The determination of the crystal structure of an exopolysaccharide receptor gives insight into how plants and microbes communicate and this knowledge can hopefully be used for more sustainable agriculture where microbes have an important role. Credit: Kasper Røjkjær Andersen

An international team of researchers led by Aarhus University are the first to determine the crystal structure of an exopolysaccharide receptor. The results give insight into how plants and microbes communicate, and this knowledge can hopefully be used for more sustainable agriculture where microbes play an important role.

Exopolysaccharides (EPS) are surface-exposed carbohydrates that surround and protect bacteria and are involved in biofilm formation, cell-to-cell interactions, immune evasion, and pathogenesis. The structures and compositions of EPS synthesized by different bacteria are highly diverse and therefore a molecular fingerprint.

EPS also plays an important role for bacterial colonization and symbiosis with plants. Nitrogen-fixing soil bacteria (rhizobia) are recognized on the basis of their EPS when colonizing , judged compatible or incompatible by their legume host and allowed or denied access accordingly. The single-pass transmembrane Exopolysaccharide receptor 3 (EPR3) is responsible for monitoring EPS.

"To gain a deeper understanding of the function of this receptor, we needed to know what it looks like," says Jaslyn Wong, who conducted this research at Aarhus University. Unfortunately, attempts to determine the structure of the ligand-binding portion of EPR3 remained unsuccessful for years, but a breakthrough was finally achieved by using llama-derived nanobodies to obtain a crystal of the receptor.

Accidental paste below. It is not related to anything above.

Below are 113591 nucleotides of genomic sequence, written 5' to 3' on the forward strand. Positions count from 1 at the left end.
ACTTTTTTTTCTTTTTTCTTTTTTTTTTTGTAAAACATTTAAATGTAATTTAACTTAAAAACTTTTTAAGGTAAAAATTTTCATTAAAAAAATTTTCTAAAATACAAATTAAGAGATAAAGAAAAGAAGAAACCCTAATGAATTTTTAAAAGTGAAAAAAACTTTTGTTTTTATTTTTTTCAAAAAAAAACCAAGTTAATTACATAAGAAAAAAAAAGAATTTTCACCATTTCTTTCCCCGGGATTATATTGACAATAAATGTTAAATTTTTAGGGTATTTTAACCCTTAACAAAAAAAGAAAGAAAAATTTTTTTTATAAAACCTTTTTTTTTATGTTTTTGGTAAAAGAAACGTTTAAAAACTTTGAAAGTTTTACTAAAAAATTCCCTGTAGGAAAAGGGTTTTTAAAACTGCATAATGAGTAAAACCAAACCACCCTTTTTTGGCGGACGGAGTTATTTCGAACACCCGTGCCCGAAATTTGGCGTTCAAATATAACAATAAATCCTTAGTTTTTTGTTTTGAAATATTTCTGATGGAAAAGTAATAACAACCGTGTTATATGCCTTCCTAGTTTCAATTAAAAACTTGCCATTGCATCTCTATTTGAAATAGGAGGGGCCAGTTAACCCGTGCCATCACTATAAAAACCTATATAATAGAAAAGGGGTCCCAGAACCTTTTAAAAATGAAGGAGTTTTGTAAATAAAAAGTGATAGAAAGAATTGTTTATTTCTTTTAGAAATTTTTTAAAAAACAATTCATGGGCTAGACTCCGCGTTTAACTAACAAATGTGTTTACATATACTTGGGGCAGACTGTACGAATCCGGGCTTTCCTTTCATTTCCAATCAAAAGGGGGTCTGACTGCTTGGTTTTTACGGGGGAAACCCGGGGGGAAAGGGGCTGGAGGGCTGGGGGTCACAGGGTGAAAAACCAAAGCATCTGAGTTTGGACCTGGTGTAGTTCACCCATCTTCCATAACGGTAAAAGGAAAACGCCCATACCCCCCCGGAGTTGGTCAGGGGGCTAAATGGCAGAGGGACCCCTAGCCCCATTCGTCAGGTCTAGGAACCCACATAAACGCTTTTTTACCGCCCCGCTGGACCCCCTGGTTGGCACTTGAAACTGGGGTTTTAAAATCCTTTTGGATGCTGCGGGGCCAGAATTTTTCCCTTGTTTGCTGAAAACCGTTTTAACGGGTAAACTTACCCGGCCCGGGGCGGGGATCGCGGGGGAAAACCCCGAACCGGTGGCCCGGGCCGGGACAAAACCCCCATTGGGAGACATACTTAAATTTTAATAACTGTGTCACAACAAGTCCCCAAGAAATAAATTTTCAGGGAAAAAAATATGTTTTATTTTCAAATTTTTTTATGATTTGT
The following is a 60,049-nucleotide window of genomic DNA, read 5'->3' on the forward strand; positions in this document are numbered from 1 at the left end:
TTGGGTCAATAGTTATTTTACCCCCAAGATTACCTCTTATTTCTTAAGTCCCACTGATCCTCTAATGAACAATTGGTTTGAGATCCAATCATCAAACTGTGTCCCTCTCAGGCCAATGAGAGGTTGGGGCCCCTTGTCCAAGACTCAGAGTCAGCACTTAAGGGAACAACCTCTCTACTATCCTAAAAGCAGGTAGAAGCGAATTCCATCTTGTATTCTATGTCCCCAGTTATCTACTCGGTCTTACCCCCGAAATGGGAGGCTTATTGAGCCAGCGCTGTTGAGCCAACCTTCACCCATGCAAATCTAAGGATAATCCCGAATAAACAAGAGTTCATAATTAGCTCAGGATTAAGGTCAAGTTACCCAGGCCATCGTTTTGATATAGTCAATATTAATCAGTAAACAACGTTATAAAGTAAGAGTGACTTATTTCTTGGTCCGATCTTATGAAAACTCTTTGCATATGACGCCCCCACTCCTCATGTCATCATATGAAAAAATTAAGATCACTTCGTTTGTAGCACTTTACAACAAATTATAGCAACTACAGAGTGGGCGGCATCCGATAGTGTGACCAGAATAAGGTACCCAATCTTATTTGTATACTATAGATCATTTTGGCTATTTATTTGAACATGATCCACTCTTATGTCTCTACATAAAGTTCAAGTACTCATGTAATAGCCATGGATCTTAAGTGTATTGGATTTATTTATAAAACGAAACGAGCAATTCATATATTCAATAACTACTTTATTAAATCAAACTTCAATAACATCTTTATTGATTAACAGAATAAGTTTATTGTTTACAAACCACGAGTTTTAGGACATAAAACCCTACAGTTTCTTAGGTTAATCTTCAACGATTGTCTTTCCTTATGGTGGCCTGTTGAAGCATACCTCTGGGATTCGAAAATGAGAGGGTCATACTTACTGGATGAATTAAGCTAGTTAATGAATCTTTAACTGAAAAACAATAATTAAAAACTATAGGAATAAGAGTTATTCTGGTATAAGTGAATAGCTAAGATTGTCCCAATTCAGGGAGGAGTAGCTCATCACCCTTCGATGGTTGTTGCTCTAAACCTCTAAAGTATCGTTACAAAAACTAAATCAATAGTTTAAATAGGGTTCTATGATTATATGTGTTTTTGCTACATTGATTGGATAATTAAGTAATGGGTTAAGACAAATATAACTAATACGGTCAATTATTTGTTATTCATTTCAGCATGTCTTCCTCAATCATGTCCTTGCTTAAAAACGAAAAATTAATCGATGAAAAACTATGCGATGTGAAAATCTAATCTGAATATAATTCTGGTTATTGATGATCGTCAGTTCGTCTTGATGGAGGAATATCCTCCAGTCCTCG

The structure revealed that EPR3 stands out from other members of the so-called LysM receptor kinases. EPR3 deviates in its ligand-binding domain from the canonical members of this receptor family and has a fold that is unique and novel for carbohydrate binding proteins.

"This is a good example of how a structure changes our view on the biology," says Kasper Røjkjær Andersen. "We are now able to demonstrate the existence of a completely new and structurally unique class of carbohydrate receptors and find that this class is conserved in the entire plant kingdom. We did not know this before we obtained the and this opens for a lot of exciting biology to understand the role of the receptor."

Jaslyn Wong adds, "Research on EPS is still in its infancy, and I am excited about how this knowledge could be used and its potential implications on shaping microbiota for more sustainable agriculture."

More information: Jaslyn E. M. M. Wong et al, Structural signatures in EPR3 define a unique class of plant carbohydrate receptors, Nature Communications (2020). DOI: 10.1038/s41467-020-17568-9

Journal information: Nature Communications

Provided by Aarhus University